These days, a meal isn't just a meal. It's a bubbling, troubling cauldron of ethical, environmental and health dilemmas. Are genetically modified foods okay or not? Is eating meat an immoral act? Should you quit sugar?
A new mini talks fest, to inaugurate at the Sydney Opera House on 14 July, is dedicated to these and other food-related issues. The Fixing Food Festival will kick off at midday, with a panel made up of I Quit Sugar author Sarah Wilson, indigenous food expert Jody Orcher and CSIRO research scientist Professor Grant Brinkworth. They'll be discussing the $64 million question: what should I eat?
Reformed anti-GMO activist Mark Lynas will take the floor at 1.45pm to deliver a solo talk titled GMO: No Way or OK? Lynas is an interesting one — in 2013, he publicly apologised for having prevented GMO trials and has since worked in Africa and Asia with scientists who use the organisms to help independent farmers.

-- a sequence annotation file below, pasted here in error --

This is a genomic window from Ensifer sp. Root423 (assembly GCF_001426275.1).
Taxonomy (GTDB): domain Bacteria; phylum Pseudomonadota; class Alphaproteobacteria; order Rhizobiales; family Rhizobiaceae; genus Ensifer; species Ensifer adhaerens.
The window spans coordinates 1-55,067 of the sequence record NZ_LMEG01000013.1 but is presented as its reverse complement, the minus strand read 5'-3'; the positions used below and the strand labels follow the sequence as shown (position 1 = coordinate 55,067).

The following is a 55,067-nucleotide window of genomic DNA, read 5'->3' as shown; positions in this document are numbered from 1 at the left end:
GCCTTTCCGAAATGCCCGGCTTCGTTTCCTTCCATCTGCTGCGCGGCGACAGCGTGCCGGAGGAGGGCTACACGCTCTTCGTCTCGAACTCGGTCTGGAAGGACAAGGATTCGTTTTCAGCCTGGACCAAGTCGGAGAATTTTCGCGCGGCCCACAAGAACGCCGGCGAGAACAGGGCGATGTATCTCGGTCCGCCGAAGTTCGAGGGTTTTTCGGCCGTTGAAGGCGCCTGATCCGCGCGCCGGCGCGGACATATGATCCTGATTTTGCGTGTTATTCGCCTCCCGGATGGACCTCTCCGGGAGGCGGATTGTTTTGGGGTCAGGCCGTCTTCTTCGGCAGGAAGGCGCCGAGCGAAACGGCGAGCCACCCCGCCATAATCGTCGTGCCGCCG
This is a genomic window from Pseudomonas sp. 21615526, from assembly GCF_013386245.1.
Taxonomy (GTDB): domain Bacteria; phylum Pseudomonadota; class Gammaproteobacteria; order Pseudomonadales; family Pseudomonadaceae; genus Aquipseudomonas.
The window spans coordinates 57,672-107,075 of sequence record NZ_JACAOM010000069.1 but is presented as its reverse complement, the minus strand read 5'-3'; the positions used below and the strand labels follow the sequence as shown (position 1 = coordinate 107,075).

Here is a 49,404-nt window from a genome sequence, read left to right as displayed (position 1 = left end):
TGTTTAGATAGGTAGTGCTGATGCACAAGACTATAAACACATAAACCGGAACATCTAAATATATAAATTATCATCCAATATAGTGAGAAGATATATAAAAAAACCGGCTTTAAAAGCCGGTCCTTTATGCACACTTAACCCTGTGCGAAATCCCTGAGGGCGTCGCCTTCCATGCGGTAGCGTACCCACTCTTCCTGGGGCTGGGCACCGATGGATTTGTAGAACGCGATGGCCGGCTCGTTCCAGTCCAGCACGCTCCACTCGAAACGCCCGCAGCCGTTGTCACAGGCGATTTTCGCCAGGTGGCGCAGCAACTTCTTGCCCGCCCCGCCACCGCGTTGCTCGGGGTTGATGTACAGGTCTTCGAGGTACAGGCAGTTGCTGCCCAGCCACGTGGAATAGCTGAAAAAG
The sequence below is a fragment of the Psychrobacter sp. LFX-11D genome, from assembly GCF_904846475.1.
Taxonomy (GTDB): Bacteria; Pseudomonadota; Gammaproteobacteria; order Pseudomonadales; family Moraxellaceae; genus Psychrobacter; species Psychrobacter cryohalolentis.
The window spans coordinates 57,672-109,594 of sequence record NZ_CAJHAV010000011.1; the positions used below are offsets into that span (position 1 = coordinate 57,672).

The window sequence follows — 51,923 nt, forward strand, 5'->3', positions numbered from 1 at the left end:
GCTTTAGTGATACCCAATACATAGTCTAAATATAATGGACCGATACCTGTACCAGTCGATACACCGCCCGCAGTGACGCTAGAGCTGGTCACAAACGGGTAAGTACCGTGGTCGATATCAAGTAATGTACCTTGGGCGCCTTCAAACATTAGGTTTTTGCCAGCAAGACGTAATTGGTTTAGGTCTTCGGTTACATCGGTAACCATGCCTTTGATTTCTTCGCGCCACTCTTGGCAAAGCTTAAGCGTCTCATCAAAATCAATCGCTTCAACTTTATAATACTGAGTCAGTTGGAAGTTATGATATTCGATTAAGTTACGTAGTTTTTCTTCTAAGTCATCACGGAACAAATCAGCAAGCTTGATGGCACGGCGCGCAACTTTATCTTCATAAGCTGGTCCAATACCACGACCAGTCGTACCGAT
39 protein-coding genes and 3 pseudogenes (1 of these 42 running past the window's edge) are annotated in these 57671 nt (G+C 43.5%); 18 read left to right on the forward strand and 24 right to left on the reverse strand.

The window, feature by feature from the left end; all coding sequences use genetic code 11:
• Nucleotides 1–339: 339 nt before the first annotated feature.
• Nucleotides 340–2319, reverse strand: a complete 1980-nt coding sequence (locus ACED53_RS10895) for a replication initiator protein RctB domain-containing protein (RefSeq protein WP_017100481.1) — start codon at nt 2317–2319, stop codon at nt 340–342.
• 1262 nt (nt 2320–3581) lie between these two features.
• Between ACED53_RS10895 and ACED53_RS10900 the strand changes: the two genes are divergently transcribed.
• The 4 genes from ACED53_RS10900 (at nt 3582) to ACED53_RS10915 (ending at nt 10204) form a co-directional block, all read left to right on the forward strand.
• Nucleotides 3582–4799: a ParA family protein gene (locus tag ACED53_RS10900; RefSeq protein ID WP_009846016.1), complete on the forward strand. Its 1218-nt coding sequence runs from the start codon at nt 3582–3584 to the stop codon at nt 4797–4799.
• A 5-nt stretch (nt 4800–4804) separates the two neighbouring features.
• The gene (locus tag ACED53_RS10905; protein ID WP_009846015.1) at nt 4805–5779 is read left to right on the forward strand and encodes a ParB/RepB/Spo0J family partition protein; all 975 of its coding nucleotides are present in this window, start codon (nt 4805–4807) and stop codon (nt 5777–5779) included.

Wrapping things up at 3.30pm will be a talk from British writer Louise Gray, who wrote The Ethical Carnivore after spending a year eating only animals she killed with her own two hands. Along the way, she explored slaughterhouses, halal meat, roadkill and alternative proteins, such as insects.
You'll have to buy tickets to each event separately, with the talks coming in at $39 each. Tickets to the panel are $55 but include a lunch box salad filled with native ingredients, including kangaroo, bush tomatoes, bush nuts and finger lime dressing.
Image: Leticia Almeida.